Veterans’ Day originated in 1919 as “Armistice Day,” a means for honoring veterans of “the war to end all wars” (World War I). As the twentieth century progressed, however, and it became clear that the United States’ position of leadership in the world would require greater military sacrifice, the scope was expanded to include veterans of all wars. There are many worthwhile traditions that have been established over the past 90+ years for honoring those on Veterans’ Day who have sacrificed so much for our common good.
But, this year, I believe, the situation demands more of our time and attention. The media has documented the limits of the Veterans Affairs medical system to meet the needs of our wounded and sick Veterans. And, a “Commander in Chief” forum with Veterans highlighted the growing cost of war and a growing suicide rate among our veterans. Could it be that more Veterans have taken their own life since 2001 than have died in our most recent war?
With that disturbing question in mind, please consider helping our most recent Veterans, especially those who served in combat, by sponsoring an organization focused on helping Veterans who are struggling to reintegrate into day-to-day life.
A friend and classmate of mine from West Point, Major General Dan York, founded an organization that does just that. Dan is a tested leader, an author of eight books, a composer of seven albums and a captivating speaker. I will let him tell you about an important issue facing our Veterans today, and how you can help.
Major General York: One day about four years ago, I received three separate emails in the span of two hours, each announcing in somber print that yet another American soldier had taken his own life. At the time, I was serving as Commanding General of the 104th Training Division, stationed at Joint Base Lewis McChord. Overwhelmed after receiving the third email, I laid my head on my desk and wept.
That was the genesis of VetREST, a nonprofit organization I launched with the help of my wife, Kathleen, and several other ordinary Americans committed to making a great difference. Our mission is to provide coaches who will help our nation’s veterans suffering from Post Traumatic Stress (PTS) discover the cause of their PTS in order to facilitate healing in a supportive environment.
About a year after receiving those three email suicide notifications, several of us on the VetREST team drove to Idaho to look for property for our retreat center. The first property we looked at belonged to a 70-plus year old owner in remote Benewah County, Idaho. When we explained the purpose of our visit, he softly professed that he, too, had PTS from his time as a Fire Chief in Las Vegas. “I cannot undo the tape [of a deadly hotel fire] that runs in my head every night,” he told us.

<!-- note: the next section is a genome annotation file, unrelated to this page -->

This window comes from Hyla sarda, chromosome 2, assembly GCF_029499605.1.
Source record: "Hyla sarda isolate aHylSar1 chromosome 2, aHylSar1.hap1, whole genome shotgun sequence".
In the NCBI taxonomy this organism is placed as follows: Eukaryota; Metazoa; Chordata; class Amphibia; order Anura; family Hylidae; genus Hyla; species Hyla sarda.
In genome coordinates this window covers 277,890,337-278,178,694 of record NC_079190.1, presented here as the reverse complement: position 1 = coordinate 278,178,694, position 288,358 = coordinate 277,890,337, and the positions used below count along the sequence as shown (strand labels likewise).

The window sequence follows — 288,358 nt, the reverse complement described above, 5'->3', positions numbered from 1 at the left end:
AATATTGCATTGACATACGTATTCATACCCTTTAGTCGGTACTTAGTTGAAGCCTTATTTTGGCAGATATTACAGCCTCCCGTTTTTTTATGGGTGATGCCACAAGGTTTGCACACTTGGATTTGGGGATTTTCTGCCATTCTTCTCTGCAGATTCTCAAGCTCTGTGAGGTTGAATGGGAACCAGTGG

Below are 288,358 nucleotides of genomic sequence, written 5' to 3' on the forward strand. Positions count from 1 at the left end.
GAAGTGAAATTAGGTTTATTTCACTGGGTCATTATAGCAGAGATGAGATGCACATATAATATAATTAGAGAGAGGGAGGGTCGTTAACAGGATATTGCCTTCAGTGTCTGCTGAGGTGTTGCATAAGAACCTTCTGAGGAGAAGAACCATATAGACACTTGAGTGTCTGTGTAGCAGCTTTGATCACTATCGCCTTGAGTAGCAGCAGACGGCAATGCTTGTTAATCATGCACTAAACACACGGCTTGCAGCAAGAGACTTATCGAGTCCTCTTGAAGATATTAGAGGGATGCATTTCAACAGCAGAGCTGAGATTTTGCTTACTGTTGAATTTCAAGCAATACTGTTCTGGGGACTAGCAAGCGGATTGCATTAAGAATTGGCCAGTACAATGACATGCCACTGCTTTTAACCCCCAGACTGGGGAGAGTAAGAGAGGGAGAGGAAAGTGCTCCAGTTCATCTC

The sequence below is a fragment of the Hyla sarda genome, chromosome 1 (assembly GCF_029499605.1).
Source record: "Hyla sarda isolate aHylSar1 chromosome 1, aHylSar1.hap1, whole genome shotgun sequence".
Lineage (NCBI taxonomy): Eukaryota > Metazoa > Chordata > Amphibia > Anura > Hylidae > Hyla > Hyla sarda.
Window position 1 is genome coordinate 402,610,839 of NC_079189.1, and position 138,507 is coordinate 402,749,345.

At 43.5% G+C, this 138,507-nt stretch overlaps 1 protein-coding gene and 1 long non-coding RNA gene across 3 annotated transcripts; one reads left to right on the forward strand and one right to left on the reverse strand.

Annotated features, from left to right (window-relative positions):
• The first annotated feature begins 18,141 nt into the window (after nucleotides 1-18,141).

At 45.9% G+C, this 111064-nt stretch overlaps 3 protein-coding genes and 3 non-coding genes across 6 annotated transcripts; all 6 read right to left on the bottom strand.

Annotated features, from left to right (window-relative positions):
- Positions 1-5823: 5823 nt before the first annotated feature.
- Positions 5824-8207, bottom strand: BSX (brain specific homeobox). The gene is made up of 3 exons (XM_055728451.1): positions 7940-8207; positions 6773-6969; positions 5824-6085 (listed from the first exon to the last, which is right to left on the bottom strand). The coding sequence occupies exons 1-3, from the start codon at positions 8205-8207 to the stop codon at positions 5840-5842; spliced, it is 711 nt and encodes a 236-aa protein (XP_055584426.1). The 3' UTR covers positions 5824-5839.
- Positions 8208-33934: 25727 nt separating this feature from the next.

Days later, we looked at a home and acreage that overlooked beautiful Lake Coeur d’Alene. I explained to the realtor what VetREST is all about and she began to cry. She shared with us that on Halloween night of the previous year, her brother, a Veteran, had put a gun to his head and pulled the trigger, leaving behind a wife, a baby and an extended family overcome with unspeakable grief. At that moment, standing with the realtor looking out over the lake, and also thinking back to that former fire chief from a few days earlier, we realized how important it is to identify and embrace the 5% to 7% of Americans who suffer from PTS.
Statistics reported by the Veterans Administration show that in 2014 an average of 20 Veterans per day took their own lives. We ought to take a deep breath and ask ourselves, “why?” In many cases, the answer to that question is startlingly simple: Fear, moral injury (shame or guilt), trauma caused in the field (IEDs, battle wounds, etc.), or even early childhood abuse, may be the underlying cause of a Veteran’s PTS.
Next, we ought to examine, “what can be done to reverse this unacceptable trend?” Our focus at VetREST is on the clear linkage between those suffering from PTS and suicides. If we can help Veterans suffering from PTS, we believe we can reduce the Veteran suicide rate. While there are 45,000+ nonprofits committed to helping Veterans, only a handful are – like us – committed to coming alongside our suffering soldiers, earning their trust and forming long-term friendships to help work through their PTS.
Healing from PTS is not normally a neat, quick process. Each Veteran’s PTS will vary in severity and complexity. For example, we know that a Veteran who suffered trauma or abuse as a child is typically less resilient than a Veteran with a safe upbringing. However, don’t believe it when someone says a person cannot be cured of PTS. Much can be done to reverse this problem. We owe it to our Veterans to stay committed to helping them find peace from their hidden battles.
To that end, VetREST is seeking to found chapters nationwide that are populated with coaches who are able, after gaining the trust of Veterans, to find the why behind their PTS. Coaches then help the Veterans put in place a four-fold path towards recovery: spiritual, physical, emotional, and mental. PTS does not have to be a hopeless condition.
As you observe Veterans’ Day this year, make sure you call your family or friends who have served. And please consider participating in the Department of Defense’s BeThere Suicide Prevention campaign, or giving to an organization like ours, VetRest, dedicated to helping Veterans on your behalf. Thank you for considering this message of hope, healing and health for our Veterans in need.
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